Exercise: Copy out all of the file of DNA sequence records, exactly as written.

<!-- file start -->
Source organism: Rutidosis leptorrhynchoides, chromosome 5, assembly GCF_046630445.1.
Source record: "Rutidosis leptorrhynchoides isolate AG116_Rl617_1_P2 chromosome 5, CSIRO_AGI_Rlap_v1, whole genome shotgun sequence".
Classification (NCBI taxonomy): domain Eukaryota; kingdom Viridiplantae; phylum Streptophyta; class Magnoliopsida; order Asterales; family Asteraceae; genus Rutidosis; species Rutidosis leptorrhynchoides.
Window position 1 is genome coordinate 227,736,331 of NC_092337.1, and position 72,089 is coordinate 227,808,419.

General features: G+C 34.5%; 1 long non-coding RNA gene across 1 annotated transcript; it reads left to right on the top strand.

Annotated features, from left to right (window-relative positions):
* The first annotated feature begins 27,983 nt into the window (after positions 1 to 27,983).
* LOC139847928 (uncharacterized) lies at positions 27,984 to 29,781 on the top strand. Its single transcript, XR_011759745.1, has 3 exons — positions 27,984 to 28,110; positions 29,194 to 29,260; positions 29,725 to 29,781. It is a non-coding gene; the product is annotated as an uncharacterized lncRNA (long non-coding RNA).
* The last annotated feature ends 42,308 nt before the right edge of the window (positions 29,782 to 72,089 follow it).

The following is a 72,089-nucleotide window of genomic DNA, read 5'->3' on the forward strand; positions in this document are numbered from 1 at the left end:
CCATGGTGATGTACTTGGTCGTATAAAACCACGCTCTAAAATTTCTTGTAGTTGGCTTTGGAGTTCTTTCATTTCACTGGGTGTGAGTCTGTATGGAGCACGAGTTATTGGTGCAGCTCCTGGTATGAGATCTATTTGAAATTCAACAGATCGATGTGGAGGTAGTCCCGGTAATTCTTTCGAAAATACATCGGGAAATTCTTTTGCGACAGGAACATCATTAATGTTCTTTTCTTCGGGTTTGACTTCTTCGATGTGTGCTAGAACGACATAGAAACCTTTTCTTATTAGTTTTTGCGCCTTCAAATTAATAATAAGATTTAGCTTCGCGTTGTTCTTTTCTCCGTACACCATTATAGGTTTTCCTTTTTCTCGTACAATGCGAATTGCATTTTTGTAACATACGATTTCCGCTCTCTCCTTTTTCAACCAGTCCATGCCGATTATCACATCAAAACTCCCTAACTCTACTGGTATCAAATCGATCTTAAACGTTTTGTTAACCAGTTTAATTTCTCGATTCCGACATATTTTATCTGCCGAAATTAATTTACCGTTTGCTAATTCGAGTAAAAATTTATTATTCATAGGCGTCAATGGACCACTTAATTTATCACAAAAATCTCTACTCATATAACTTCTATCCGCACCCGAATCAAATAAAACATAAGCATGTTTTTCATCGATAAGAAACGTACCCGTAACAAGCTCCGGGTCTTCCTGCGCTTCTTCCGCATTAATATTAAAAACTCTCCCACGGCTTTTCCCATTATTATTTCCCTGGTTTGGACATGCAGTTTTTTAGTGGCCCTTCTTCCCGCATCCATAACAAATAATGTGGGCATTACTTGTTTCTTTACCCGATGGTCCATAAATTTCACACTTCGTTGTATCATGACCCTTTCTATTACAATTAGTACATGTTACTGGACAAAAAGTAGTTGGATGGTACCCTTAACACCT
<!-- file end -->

Source organism: Rutidosis leptorrhynchoides, chromosome 5, assembly GCF_046630445.1.
Source record: "Rutidosis leptorrhynchoides isolate AG116_Rl617_1_P2 chromosome 5, CSIRO_AGI_Rlap_v1, whole genome shotgun sequence".
Classification (NCBI taxonomy): domain Eukaryota; kingdom Viridiplantae; phylum Streptophyta; class Magnoliopsida; order Asterales; family Asteraceae; genus Rutidosis; species Rutidosis leptorrhynchoides.
Window position 1 is genome coordinate 227,736,331 of NC_092337.1, and position 72,089 is coordinate 227,808,419.

General features: G+C 34.5%; 1 long non-coding RNA gene across 1 annotated transcript; it reads left to right on the top strand.

Annotated features, from left to right (window-relative positions):
* The first annotated feature begins 27,983 nt into the window (after positions 1 to 27,983).
* LOC139847928 (uncharacterized) lies at positions 27,984 to 29,781 on the top strand. Its single transcript, XR_011759745.1, has 3 exons — positions 27,984 to 28,110; positions 29,194 to 29,260; positions 29,725 to 29,781. It is a non-coding gene; the product is annotated as an uncharacterized lncRNA (long non-coding RNA).
* The last annotated feature ends 42,308 nt before the right edge of the window (positions 29,782 to 72,089 follow it).

The following is a 72,089-nucleotide window of genomic DNA, read 5'->3' on the forward strand; positions in this document are numbered from 1 at the left end:
CCATGGTGATGTACTTGGTCGTATAAAACCACGCTCTAAAATTTCTTGTAGTTGGCTTTGGAGTTCTTTCATTTCACTGGGTGTGAGTCTGTATGGAGCACGAGTTATTGGTGCAGCTCCTGGTATGAGATCTATTTGAAATTCAACAGATCGATGTGGAGGTAGTCCCGGTAATTCTTTCGAAAATACATCGGGAAATTCTTTTGCGACAGGAACATCATTAATGTTCTTTTCTTCGGGTTTGACTTCTTCGATGTGTGCTAGAACGACATAGAAACCTTTTCTTATTAGTTTTTGCGCCTTCAAATTAATAATAAGATTTAGCTTCGCGTTGTTCTTTTCTCCGTACACCATTATAGGTTTTCCTTTTTCTCGTACAATGCGAATTGCATTTTTGTAACATACGATTTCCGCTCTCTCCTTTTTCAACCAGTCCATGCCGATTATCACATCAAAACTCCCTAACTCTACTGGTATCAAATCGATCTTAAACGTTTTGTTAACCAGTTTAATTTCTCGATTCCGACATATTTTATCTGCCGAAATTAATTTACCGTTTGCTAATTCGAGTAAAAATTTATTATTCATAGGCGTCAATGGACCACTTAATTTATCACAAAAATCTCTACTCATATAACTTCTATCCGCACCCGAATCAAATAAAACATAAGCATGTTTTTCATCGATAAGAAACGTACCCGTAACAAGCTCCGGGTCTTCCTGCGCTTCTTCCGCATTAATATTAAAAACTCTCCCACGGCTTTTCCCATTATTATTTCCCTGGTTTGGACATGCAGTTTTTTAGTGGCCCTTCTTCCCGCATCCATAACAAATAATGTGGGCATTACTTGTTTCTTTACCCGATGGTCCATAAATTTCACACTTCGTTGTATCATGACCCTTTCTATTACAATTAGTACATGTTACTGGACAAAAAGTAGTTGGATGGTACCCTTAACACCT